No one wants strangers invading their meetings when they are discussing strategic and confidential material, which could have the potential to ruin business plans, just because they didn’t have the right protection in place. Therefore, having the ability to lock a meeting or receive audio or visual alerts upon meeting-entry will be the key to safeguarding meetings for those managing a back-to-back schedule.
Even with all of these features, there’s an important training component to guarantee they’re being using properly. The features are only impactful if used correctly. For example, if you’re an IT admin rolling out videoconferencing to your newly remote workforce, you must establish policies that require employees to be diligent about using these features within their meetings. Be sure to warn of the dangers of unwanted meeting guests and empower employees to be the ‘bouncers’ in their own meetings.
Lastly, don’t forget to review the default settings, especially for account admins, and make sure that you are comfortable with these. Many times, there are extra security or privacy features available, but they might not be turned on by default.
Guaranteeing security and reliability as demand increases
With remote working now the norm, software providers of collaboration products need to ensure that the experiences they provide are as secure and reliable as possible. Increasing memory and network capacity with no single point of failure in any location and the ability to move traffic between data centres without changing the regional controls over data residency, will ensure limited disruption.
With aggressive spikes of malicious cyberattacks, software providers need to ensure their security teams are actively tracking malicious activity, with alerts being triggered in real time for teams and investigative authorities to begin to resolve the issue. Speed is paramount to ensure attackers aren’t able to infiltrate meetings and to guarantee that the safety and security of individuals isn’t compromised.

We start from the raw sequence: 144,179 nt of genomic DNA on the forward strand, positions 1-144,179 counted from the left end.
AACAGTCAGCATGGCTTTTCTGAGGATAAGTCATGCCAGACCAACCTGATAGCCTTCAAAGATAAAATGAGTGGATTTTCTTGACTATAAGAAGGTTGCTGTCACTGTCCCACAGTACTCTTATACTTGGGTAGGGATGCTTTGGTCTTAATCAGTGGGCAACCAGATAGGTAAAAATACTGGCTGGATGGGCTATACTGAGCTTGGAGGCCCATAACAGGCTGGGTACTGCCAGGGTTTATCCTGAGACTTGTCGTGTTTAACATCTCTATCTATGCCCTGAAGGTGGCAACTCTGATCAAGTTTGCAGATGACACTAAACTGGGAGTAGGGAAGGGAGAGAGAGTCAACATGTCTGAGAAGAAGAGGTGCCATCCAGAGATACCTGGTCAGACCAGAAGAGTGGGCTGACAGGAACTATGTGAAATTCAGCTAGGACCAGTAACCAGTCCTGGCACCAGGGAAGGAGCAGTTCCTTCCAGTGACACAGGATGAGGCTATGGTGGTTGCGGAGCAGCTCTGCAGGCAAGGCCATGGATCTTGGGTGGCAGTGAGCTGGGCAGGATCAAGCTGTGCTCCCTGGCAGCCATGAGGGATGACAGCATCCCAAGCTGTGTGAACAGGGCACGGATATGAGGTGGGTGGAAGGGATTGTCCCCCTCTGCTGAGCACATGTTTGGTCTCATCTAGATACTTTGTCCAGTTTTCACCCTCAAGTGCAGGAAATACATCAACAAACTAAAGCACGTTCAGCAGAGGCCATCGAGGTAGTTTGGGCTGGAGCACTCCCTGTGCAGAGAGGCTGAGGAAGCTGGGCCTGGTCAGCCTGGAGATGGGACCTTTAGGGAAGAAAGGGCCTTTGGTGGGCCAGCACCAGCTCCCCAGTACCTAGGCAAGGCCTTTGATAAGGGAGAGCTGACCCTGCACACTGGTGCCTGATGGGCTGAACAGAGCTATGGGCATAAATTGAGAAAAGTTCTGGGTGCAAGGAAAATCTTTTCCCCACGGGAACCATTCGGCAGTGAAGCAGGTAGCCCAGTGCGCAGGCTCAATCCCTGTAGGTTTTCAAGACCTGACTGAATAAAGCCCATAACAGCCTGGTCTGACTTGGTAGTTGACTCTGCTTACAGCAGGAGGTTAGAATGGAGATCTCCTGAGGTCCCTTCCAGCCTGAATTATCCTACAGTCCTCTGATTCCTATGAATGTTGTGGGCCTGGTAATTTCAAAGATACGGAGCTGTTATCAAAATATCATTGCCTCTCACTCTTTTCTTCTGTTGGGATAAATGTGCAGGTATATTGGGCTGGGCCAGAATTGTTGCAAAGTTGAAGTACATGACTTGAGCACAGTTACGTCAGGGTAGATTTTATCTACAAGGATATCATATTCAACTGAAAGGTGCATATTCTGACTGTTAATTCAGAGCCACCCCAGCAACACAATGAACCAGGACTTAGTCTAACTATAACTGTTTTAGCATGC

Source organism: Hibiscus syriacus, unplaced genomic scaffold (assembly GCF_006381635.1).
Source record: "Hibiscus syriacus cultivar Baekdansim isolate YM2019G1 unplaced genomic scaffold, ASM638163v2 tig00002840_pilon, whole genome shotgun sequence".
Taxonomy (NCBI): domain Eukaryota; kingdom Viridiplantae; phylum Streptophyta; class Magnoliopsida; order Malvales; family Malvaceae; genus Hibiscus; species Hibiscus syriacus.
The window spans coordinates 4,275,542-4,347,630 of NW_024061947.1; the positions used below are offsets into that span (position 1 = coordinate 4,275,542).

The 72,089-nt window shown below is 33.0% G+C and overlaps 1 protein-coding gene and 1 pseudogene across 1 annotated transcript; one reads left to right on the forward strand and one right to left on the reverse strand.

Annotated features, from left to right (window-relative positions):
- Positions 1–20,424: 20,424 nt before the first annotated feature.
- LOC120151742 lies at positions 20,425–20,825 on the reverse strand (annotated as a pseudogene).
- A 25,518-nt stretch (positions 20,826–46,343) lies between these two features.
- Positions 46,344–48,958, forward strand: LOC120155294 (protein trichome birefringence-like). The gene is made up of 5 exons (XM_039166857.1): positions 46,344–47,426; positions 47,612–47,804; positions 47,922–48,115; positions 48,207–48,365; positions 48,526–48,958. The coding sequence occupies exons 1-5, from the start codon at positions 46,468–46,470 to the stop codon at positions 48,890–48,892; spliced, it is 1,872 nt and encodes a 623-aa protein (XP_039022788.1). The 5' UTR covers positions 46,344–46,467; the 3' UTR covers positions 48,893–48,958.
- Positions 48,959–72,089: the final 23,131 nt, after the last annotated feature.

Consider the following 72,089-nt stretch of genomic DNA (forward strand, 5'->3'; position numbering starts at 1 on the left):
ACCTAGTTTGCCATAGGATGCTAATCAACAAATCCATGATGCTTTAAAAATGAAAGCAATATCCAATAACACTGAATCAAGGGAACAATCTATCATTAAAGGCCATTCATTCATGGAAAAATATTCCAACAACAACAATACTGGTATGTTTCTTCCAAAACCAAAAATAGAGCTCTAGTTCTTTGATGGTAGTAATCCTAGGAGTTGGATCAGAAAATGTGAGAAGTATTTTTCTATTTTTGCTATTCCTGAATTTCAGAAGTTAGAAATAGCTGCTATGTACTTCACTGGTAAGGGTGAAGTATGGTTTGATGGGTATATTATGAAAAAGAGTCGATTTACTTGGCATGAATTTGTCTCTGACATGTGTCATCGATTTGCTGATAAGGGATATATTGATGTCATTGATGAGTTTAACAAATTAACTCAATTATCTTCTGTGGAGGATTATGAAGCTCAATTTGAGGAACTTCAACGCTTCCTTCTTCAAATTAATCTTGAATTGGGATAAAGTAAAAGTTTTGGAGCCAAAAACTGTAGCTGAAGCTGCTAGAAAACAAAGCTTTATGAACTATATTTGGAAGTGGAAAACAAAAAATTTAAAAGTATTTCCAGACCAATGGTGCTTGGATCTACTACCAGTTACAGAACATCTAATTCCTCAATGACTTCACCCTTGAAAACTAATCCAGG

Taking it to the next level
As with all tools and devices, there are key security and privacy practices which must be maintained to ensure safety. Videoconferencing and video calling providers are no exception. With the drastic increase of users, there has also been an increased amount of phishing attacks and meetings being hijacked by cybercriminals. Even Interpol has made a rare announcement warning the public about criminals who are using the coronavirus outbreak to launch online attacks.
When it comes to the platform side, vendors need to guarantee to their users that they are issuing a service which takes security seriously and can address any situations that arise with ease. Not only this, but IT teams need to ensure that whilst employees are working from home, they remain open for collaboration and discussion, keeping employees both happy and productive. By keeping security top of mind from both angles – with good built in security measures and strong education and policies for employees to utilise – videoconferencing tools will be able to be used seamlessly with collaboration and connectivity at their heart.
By: Gerald Beuchelt, Chief Information Security Officer at LogMeIn